Due to the error mechanism in a controller area network, the network is able to survive a certain amount of disruption before the network becomes unstable or exhibits intolerable message delays. In a healthy network, the ratio between the number of Error Frames and the number of valid messages is stable and is usually almost 0%. However, as problems in the physical layer increase, so does the ratio between the number of Error Frames and the number of valid messages. Therefore, in accordance with the present invention, the health of a network can be determined by determining, monitoring, and/or analyzing the Error-Frame-to-valid-message ratio.
All, or nearly all, of the commercially available controllers that can be used in a controller area network are able to monitor the message traffic on the network. Therefore, one way to determine the Error-Frame-to-valid-message ratio is for the controller of a node to count each type of message and to divide the number of Error Frames by the number of valid messages over a given period of time. A node 10 shown in
The node 10 includes a micro controller system 12 that is coupled to a bus 14. A controller 16 and an Error Frame counter 18 are also coupled to the bus 14. The controller 16 is coupled over receive and transmit lines 20 and 22 to a transceiver 24 which in turn is coupled to communication lines 26 and 28 that couple the node 10 with other nodes in a controller area network. An Error Frame detector 30 is coupled between the Error Frame counter 18 and the receive line 20. The micro controller system 12 is responsible for the functioning of the node and, among other functions, supplies addresses and data to the controller 16 for supply over the communication lines 26 and 28 and processes data received over the communication lines 26 and 28.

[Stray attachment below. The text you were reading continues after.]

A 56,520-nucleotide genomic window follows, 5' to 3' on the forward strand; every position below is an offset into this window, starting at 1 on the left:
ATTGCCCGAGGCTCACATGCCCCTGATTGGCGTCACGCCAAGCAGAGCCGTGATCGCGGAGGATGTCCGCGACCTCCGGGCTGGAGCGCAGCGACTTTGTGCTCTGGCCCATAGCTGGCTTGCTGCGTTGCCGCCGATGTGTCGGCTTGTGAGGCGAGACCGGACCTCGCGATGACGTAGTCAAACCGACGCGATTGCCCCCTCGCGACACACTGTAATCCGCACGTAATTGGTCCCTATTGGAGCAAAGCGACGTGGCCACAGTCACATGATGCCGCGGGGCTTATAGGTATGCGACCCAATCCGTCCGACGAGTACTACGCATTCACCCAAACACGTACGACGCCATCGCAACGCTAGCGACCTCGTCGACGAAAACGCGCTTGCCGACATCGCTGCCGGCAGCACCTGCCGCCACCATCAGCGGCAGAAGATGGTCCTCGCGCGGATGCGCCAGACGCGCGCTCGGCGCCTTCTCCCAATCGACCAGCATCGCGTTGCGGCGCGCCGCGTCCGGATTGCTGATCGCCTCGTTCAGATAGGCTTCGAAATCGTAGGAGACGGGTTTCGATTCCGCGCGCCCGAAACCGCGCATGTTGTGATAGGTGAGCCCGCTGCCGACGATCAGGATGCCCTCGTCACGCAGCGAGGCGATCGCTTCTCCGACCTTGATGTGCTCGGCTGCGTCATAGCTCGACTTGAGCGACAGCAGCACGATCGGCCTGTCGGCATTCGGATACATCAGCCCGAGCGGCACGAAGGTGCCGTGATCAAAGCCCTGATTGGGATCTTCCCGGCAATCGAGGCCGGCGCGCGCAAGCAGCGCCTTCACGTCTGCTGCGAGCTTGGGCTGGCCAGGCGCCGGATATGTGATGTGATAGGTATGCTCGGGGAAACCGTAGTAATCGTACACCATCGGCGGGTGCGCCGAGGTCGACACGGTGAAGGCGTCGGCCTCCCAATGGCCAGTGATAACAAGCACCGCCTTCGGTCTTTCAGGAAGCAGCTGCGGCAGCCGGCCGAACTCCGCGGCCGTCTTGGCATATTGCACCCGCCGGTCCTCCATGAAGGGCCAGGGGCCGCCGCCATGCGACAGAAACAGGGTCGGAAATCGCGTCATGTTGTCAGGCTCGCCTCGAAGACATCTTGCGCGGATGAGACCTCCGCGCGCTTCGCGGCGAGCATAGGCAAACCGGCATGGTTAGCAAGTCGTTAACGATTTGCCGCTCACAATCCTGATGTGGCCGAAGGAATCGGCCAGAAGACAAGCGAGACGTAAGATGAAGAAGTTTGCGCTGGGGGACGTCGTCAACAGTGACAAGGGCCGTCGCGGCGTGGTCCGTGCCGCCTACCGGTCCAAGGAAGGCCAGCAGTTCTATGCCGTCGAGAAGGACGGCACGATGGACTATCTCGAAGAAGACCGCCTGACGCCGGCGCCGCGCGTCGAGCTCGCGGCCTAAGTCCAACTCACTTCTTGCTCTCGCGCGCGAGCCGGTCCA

When a message is to be transmitted over the communication lines 26 and 28 to another node, the controller 16 supplies the message over the transmit line 22 to the transceiver 24 and the transceiver 24 transmits the message. Similarly, when a message is received by the transceiver 24 from another node over the communication lines 26 and 28, the transceiver 24 supplies the received message over the receive line 20 to the controller 16. When the received message is an Error Frame, the Error Frame detector 30 detects the received Error Frame and causes the Error Frame counter 18 to count one Error Frame.
The controller 16 maintains a count of all messages received during the time between resets of the Error Frame counter 18. At the time that the controller 16 determines the Error-Frame-to-valid-message ratio, the controller 16 reads the count accumulated by the Error Frame counter 18, subtracts this count from the total count accumulated by the controller 16 during the same time interval in order to produce a valid message count, and then divides the Error Frame count by the valid message count in order to calculate the ratio. The controller 16 then resets the Error Frame counter 18 to begin the next time interval. The ratio thus calculated is a good indication of the health of the network to which the node 10 is coupled. The controller 16 can also monitor the ratio over a plurality of time intervals in order to determine the trend in the health of the network.